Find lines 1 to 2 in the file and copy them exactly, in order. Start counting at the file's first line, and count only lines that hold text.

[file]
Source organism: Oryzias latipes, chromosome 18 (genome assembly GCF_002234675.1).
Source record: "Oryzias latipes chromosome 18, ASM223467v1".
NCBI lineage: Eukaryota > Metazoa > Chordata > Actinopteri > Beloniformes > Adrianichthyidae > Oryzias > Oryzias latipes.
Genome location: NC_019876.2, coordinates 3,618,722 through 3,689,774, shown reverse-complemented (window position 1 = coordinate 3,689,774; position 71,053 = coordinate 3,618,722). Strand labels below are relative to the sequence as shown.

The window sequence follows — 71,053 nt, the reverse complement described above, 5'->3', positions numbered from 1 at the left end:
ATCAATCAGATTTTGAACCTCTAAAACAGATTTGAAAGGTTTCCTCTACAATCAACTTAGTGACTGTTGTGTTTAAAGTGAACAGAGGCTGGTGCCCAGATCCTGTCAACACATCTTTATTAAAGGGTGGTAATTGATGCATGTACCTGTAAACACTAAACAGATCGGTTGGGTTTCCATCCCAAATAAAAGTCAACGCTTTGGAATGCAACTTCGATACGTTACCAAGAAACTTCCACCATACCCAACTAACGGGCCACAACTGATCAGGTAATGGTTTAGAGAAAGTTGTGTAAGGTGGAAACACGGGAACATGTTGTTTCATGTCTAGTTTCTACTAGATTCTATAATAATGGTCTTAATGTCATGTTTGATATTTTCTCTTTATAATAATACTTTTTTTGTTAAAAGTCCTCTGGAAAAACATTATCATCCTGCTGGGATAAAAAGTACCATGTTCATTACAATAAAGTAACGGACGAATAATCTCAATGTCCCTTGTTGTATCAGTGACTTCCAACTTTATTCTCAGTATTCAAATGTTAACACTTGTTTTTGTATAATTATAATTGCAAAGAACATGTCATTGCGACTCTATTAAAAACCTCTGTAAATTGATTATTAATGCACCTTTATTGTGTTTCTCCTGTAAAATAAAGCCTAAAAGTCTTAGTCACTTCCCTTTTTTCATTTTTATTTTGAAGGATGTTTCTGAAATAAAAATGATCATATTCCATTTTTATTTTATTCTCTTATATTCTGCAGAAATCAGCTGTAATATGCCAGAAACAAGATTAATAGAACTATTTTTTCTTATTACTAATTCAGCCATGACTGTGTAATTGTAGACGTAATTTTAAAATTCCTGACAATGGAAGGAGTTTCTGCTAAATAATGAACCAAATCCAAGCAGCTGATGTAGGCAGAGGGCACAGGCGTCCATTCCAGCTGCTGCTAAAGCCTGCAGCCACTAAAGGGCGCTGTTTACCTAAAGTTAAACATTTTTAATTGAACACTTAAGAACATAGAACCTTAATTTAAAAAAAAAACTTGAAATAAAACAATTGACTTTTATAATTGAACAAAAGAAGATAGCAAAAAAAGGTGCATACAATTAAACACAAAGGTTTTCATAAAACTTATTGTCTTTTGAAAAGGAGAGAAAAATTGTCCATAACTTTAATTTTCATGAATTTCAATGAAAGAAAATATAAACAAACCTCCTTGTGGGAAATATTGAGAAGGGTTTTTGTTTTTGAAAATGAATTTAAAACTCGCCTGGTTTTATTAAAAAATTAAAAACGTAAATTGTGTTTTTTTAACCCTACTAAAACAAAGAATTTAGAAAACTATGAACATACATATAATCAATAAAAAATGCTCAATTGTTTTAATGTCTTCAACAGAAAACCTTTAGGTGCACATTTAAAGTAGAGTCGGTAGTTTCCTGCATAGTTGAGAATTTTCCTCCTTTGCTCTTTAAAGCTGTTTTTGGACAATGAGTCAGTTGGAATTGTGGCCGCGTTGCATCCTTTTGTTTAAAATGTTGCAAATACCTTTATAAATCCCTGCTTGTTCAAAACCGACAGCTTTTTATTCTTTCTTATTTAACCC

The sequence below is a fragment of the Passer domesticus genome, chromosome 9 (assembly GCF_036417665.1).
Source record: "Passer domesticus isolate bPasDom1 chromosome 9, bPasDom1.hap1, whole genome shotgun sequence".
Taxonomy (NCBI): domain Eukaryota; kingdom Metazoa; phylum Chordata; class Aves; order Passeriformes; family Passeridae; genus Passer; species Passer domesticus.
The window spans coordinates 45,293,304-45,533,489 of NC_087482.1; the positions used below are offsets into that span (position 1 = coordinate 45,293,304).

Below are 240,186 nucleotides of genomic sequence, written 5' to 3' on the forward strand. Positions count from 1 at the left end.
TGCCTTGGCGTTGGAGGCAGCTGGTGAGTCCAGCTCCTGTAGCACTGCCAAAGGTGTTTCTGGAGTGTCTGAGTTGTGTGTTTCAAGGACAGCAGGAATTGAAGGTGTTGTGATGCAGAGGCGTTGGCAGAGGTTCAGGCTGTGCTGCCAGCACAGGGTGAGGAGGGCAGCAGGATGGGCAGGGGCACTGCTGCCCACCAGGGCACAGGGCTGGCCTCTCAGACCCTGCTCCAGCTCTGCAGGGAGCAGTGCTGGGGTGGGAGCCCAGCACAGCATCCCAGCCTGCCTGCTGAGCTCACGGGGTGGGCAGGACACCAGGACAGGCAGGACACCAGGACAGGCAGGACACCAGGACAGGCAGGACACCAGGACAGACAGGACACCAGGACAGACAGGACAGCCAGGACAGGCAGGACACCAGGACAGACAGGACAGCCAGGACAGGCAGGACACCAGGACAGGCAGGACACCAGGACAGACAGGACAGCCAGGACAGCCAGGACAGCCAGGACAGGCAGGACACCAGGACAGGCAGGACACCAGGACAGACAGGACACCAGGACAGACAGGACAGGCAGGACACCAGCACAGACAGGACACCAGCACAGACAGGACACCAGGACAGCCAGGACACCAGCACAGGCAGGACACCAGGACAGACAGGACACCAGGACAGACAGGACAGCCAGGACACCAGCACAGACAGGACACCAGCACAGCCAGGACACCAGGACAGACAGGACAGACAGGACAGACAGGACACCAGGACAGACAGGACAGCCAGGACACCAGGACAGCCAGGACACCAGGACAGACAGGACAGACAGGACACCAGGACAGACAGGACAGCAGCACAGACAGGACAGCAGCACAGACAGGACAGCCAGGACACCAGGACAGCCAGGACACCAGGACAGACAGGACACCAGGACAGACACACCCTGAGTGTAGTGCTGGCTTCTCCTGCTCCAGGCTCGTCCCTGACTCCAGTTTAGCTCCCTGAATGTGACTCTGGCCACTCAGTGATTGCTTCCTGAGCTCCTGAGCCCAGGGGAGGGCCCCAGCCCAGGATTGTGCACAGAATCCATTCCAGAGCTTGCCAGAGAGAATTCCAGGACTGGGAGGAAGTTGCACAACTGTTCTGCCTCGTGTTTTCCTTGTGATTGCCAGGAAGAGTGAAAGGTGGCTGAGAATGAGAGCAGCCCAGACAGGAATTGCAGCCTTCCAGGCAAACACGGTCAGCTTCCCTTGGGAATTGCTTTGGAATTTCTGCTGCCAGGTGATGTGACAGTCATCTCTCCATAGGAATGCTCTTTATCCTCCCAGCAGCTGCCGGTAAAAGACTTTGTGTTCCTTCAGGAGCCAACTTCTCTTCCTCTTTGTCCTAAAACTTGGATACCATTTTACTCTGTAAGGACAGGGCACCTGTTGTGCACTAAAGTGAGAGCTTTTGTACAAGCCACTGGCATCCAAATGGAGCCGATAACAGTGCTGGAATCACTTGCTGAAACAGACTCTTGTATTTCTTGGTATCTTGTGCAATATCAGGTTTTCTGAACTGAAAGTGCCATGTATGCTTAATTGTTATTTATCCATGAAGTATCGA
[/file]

Source organism: Oryzias latipes, chromosome 18 (genome assembly GCF_002234675.1).
Source record: "Oryzias latipes chromosome 18, ASM223467v1".